Social media

Approach to connections on social media

We may choose to 'follow', 'like' or otherwise establish connections with other organisations and individuals using social media. This is so that we can maintain contact with what other social media users are saying and, where appropriate, share their content. Sometimes we also need to establish a connection so that we can engage with users, e.g. via direct messages or posting. This is an emerging area of communications and as such we will review and amend our practice continuously.

General approach

We have a variety of different social media profiles and the following approach can be taken as applying to them all.

There is no fixed approach on who we will have in our networks, but as a guide, the connections may include the profiles of the following:

  • Scottish Borders Councillors or any other politician commenting on matters of interest to the Scottish Borders and the Council in particular
  • public, private and voluntary sector partner organisation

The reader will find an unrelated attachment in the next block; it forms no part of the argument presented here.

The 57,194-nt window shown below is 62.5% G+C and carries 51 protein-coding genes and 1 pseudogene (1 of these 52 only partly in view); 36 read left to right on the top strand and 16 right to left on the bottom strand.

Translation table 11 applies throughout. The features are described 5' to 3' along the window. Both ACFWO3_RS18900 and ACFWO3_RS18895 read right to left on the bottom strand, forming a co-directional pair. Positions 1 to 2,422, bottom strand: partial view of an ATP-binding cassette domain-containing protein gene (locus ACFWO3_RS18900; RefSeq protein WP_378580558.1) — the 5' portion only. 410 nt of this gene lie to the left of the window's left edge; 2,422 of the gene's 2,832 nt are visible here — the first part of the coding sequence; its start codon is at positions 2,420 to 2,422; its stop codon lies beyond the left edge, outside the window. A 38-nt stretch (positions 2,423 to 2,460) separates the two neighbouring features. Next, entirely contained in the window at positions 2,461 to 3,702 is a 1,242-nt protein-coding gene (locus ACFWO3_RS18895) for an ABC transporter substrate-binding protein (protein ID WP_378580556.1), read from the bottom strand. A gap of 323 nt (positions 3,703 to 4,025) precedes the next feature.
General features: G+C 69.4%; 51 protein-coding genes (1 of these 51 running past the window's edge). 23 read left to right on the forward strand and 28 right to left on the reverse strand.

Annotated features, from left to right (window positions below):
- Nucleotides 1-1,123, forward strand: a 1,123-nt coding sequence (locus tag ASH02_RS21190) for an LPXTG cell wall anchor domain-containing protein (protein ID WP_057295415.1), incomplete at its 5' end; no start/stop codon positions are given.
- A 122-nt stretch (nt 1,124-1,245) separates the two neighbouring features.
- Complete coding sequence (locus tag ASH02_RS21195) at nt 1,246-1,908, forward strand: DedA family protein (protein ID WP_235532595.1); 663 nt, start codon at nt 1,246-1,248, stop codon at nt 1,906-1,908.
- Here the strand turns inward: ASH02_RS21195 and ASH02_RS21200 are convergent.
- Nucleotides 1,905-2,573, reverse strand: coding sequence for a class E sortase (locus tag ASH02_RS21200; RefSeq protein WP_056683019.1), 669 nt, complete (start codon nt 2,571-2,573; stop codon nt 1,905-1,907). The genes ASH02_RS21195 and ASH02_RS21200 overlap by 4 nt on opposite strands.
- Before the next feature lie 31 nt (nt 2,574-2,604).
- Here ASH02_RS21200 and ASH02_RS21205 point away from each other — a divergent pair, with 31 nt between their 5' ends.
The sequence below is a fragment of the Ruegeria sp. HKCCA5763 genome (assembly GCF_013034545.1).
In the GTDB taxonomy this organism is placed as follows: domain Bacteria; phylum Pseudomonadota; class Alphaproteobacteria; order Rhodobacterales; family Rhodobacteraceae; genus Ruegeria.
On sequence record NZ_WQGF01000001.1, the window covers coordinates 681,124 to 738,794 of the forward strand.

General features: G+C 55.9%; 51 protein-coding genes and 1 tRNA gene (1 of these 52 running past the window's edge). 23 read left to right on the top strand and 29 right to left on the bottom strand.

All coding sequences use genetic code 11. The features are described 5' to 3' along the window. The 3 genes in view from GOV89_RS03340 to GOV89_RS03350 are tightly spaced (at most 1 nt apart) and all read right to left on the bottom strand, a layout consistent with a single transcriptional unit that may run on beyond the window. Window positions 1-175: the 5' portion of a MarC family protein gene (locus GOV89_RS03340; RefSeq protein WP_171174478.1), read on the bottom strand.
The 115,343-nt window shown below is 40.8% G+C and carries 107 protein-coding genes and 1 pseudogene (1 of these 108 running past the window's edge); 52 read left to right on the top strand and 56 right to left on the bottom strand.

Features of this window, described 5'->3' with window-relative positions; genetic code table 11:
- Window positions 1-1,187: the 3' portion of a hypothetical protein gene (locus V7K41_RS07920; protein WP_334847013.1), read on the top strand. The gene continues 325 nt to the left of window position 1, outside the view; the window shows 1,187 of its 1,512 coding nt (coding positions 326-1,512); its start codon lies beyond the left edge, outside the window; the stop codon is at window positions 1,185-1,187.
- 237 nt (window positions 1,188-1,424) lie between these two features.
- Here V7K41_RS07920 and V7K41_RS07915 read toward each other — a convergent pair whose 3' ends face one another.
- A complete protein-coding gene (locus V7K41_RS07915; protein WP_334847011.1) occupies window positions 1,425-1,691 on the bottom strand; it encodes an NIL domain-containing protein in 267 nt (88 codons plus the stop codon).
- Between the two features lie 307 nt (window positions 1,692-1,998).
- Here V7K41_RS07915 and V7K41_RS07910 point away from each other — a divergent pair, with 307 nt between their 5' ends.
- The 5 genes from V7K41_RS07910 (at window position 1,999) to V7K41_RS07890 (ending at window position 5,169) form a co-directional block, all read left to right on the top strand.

• community organisations and campaigning groups
  • media and journalists
  • any other commentators or opinion formers that the Council may want to follow

We will become aware of new profiles to follow through our own work but may also choose to act when notified of a profile we may be interested in. It is not possible for us to automatically know about social media activity that might be of interest, e.g. if someone relevant to our work creates a Twitter profile. Decisions on who to connect with lie with the manager of the particular Council profile.

Endorsement

We do not implicitly or explicitly endorse any individual or organisation merely by creating a social media connection, regardless of the terms used by social media providers such as 'follow' or 'like'. Nor do we hold any responsibility for the content of such profiles.

Removal

Once connected, we will not remove a profile from our network unless there is some over-riding reason to do so, e.g. because it poses a risk to our reputation and credibility, or a breach of our obligations to maintain political neutrality.

It is not possible to be prescriptive on what would pose such a threat and each case will need to be considered on its own merits.